Foam builds up on Durban beaches. Picture: Duncan Guy

Durban - Dirty-looking seas this week had people on the Dolphin Coast wondering whether the ocean was mucky with human-made pollution.

Coupled with dirty water were large numbers of dead cuttlefish that had beached.

However, it is speculated that it had more to do with the heavy seas and cold water temperatures than pollution.

Ezemvelo KZN marine coastal manager Lionel van Schoor told The Independent on Saturday that it could be compared with what happens in a marine fish tank where water is pushed through a column, taking with it the toxins that develop.

“A scum is formed on top of the tank and it’s exactly the same as the foam that washes up on the beach.”

In the sea, sediments and rubbish in the water come up as a result of easterly winds that push cold water up from the depths.

These meet south winds that bring warm water as a result of slowing down the Agulhas Current.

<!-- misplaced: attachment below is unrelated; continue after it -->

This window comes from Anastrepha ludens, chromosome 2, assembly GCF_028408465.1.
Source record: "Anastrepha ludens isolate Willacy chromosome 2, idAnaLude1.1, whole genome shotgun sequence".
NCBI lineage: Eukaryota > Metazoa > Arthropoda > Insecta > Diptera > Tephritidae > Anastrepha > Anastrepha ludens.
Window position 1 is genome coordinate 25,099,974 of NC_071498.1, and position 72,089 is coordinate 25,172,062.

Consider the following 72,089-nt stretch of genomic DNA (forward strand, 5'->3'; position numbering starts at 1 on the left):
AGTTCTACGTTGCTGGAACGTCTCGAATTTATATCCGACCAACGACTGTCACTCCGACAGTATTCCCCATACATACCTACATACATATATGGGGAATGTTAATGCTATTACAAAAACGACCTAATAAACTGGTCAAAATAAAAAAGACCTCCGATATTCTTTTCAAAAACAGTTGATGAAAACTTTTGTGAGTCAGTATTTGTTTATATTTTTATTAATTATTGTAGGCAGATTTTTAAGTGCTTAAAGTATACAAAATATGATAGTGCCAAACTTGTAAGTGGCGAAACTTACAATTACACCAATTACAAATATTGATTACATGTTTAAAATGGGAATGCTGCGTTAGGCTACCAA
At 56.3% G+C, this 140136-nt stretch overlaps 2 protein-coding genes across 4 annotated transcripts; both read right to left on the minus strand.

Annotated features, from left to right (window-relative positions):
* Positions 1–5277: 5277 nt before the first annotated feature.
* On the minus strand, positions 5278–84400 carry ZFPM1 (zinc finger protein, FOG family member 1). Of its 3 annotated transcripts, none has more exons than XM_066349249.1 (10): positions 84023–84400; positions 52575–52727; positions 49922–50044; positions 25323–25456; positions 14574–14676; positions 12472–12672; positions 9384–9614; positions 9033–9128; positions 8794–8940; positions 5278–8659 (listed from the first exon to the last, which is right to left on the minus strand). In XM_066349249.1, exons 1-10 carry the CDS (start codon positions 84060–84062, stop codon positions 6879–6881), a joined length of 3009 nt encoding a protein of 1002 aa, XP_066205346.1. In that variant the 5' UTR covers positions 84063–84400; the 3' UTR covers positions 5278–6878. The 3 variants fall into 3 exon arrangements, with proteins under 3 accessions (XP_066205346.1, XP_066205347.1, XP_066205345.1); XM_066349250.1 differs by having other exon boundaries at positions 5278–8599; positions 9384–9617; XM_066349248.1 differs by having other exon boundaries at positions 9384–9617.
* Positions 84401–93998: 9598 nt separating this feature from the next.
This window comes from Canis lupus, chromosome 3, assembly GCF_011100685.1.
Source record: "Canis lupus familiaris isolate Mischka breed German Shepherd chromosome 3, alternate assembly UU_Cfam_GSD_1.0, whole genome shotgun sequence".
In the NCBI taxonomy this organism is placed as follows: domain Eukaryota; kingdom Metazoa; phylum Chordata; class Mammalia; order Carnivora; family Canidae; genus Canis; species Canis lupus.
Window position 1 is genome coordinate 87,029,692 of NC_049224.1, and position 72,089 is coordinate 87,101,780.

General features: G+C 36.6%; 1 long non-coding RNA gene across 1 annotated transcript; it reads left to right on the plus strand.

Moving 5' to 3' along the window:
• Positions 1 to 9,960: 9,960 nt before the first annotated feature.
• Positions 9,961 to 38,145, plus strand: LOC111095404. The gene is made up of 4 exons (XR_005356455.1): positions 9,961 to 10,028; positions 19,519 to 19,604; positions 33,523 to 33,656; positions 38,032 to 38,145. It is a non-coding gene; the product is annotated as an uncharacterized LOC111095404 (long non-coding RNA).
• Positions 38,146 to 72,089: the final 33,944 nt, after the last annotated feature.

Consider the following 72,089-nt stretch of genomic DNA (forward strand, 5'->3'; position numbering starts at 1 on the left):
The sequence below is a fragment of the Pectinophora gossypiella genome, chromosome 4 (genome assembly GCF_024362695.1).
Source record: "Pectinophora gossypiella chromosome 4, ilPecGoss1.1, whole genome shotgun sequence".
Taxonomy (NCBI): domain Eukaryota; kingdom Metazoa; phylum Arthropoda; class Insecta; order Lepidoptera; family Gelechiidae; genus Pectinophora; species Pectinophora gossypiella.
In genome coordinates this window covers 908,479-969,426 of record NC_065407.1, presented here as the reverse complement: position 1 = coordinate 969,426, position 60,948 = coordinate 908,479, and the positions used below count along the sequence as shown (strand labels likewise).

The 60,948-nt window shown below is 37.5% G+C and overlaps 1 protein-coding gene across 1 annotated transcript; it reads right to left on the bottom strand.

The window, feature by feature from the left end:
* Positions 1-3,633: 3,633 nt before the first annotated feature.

Van Schoor said that it was not unusual for dead cuttlefish to wash up at this time of year, although this year the number was far higher than usual.

Carcasses were often ravaged because, while in the sea, they provided food for other fish which nibbled on them.

SA Association for Marine Biological Research senior scientist Sean Fennessy added it was possible nutrients from the colder depths had caused an algae bloom when they entered warmer, shallower water.

He said that it would take some time before data had been collected from along the coastline, and processed, and a more conclusive explanation would be forthcoming.

However, he cast doubts on pollution being a factor because only one fish species – the cuttlefish – had been found dead in great numbers on the beaches.